There has been a rapid increase in the delta variant of SARS CoV-2 in France in June 2021 based on the analysis of 5061 positive samples1. The next few weeks are very crucial with respect to the emergence of the third wave due to higher transmissibility of the delta variant and the impact it will have on the public and private healthcare system. The mortality and morbidity to be associated with the third wave will depend on the effectiveness of the AstraZeneca ChAdOx1 vaccine, to the delta variant, that have been administered to the population.
Analysis of the UK population that has received the first and second dose of the ChAdOx1 vaccine reveals that the after the first dose, the vaccine was less effective (33.5% against the B.1.617.2 [delta variant] as compared to 51.1% against the B.1.1.7 variant)2. In addition, after the second dose also, the vaccine was less effective (59.8% against the B.1.617.2 [delta variant] as compared to 66.1% against the B.1.1.7 variant)2.
Why are we seeing different waves of COVID-19 in various countries at different times? The answer may lie in the fact that the herd immunity has not yet reached and the “lock-down” has been removed leading to the next wave of COVID-19. The “lock-down” in fact prevents the transmission of the virus and thereby prevents viral replication and mutation. However, the challenge faced is the fact that each time a wave comes, the virus gets a chance to mutate which may result in a more transmissible variant (form of the virus that has greater infectivity resulting adhering to the survival of the fittest theory), thus negating the effect of herd immunity reached against the previous variant of the virus. Recently, a new variant called the delta plus variant has emerged that combines the delta variant with the K417N mutation (first found in the Beta variant that emerged in South Africa). This delta plus variant is resistant to antibody therapy treatments. All this poses a difficult challenge in terms of attaining herd immunity.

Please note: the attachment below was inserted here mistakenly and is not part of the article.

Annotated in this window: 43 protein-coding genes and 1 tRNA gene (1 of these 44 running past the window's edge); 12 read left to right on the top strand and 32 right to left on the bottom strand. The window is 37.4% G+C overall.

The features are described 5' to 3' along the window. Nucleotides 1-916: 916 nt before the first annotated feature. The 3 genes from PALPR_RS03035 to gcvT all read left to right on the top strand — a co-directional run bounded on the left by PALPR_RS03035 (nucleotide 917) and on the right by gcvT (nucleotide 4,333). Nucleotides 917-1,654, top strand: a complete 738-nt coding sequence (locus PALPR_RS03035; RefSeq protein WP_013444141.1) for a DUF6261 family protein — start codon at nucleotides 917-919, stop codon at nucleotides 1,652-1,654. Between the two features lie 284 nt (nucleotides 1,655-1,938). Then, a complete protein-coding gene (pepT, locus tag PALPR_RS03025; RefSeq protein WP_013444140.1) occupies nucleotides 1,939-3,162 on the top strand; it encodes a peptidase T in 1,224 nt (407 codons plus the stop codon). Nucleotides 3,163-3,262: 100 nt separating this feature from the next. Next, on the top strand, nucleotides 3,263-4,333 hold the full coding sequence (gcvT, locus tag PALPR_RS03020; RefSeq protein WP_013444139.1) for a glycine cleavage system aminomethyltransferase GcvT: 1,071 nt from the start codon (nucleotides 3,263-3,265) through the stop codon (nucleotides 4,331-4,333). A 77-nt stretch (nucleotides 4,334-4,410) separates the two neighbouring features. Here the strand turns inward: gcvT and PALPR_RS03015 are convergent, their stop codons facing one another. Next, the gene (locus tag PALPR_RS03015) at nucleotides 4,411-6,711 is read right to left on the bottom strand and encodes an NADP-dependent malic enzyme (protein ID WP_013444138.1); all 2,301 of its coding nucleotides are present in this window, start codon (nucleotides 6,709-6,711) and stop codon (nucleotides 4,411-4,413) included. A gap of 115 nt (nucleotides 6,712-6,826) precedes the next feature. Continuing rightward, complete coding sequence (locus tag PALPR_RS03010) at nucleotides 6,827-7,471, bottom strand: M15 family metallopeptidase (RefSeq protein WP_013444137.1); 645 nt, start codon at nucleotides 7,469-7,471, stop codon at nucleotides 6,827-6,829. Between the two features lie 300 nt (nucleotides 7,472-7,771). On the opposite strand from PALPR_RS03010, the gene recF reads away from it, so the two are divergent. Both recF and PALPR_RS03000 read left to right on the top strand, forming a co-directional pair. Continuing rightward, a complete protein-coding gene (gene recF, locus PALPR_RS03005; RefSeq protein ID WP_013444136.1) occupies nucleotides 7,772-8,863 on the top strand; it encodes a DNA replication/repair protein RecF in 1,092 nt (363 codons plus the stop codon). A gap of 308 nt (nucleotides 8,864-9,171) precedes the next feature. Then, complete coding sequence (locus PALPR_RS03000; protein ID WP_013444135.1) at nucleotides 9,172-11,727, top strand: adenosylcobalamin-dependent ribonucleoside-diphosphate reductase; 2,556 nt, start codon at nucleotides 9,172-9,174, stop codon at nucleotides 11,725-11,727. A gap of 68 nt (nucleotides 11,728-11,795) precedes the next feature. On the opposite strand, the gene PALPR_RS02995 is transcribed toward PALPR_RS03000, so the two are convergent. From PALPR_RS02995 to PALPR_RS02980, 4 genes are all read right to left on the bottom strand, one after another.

Herd immunity3 may still be reached if the vaccines being administered provide a significant protection of at least greater than 90% as claimed by the mRNA vaccines of Pfizer and Moderna (93.4% with 2 doses of Pfizer against the B.1.1.7 variant and 87.9% against the B.1.617.2 [delta variant]). However, these vaccines are being administered majorly in the USA and the UK, while others countries are mainly dependent on the ChAdOx1 (AstraZeneca) vaccine, the Russian Sputnik V vaccine and the Indian Covaxin vaccine. These vaccines may or may not provide effective immunity against the newly generated variants. In the absence of effective vaccines and the fact that new highly transmissible strains are being generated nearly every time virus replicates leading to mutation, it may take several months to reach the relevant herd immunity and the next waves of COVID-19 will continue till effective herd immunity is achieved.
- Alizon S., Haim-Boukobza S., et al 2021. Rapid spread of the SARS-CoV-2 δ variant in the area of Paris (France) in June 2021. Posted June 20, 2021 in Preprint medRxiv. DOI: https://doi.org/10.1101/2021.06.16.21259052
- Bernal J L, Andrews N, Gower C et al. Effectiveness of COVID-19 vaccines against the B.1.617.2 variant. Posted May 24, 2021. DOI: https://doi.org/10.1101/2021.05.22.21257658
- Soni R 2021. COVID-19: An Evaluation of Herd Immunity and Vaccine Protection. Available online at https://www.scientificeuropean.co.uk/covid-19/covid-19-an-evaluation-of-herd-immunity-and-vaccine-protection/